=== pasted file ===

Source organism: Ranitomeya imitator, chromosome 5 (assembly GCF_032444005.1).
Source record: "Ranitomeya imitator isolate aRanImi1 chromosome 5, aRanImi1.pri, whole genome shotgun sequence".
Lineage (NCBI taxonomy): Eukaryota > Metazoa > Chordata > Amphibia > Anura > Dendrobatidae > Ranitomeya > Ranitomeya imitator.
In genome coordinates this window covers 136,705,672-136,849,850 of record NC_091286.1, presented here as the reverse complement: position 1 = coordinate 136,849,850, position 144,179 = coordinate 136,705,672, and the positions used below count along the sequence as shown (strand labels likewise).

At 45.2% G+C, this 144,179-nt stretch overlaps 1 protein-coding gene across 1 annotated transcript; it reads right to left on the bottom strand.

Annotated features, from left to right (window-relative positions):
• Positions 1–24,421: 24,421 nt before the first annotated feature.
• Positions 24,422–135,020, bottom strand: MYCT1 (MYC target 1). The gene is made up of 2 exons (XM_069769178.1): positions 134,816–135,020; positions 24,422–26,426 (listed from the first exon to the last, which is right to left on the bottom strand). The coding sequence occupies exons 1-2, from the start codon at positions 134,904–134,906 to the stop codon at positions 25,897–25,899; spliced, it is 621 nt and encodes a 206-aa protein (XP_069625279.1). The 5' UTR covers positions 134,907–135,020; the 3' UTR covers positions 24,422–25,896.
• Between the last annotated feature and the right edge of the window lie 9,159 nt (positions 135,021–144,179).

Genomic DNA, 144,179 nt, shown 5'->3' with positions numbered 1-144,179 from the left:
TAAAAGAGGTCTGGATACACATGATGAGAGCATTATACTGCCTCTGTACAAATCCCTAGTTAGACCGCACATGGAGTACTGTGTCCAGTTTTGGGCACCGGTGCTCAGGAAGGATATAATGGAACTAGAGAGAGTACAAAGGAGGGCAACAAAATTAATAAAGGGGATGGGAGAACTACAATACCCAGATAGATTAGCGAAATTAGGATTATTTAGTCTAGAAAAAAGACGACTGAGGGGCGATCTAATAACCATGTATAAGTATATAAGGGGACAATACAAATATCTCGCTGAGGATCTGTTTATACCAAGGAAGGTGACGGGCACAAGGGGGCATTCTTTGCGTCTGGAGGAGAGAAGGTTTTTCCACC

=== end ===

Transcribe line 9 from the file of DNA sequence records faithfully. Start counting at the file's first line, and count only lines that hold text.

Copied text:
• Between the last annotated feature and the right edge of the window lie 9,159 nt (positions 135,021–144,179).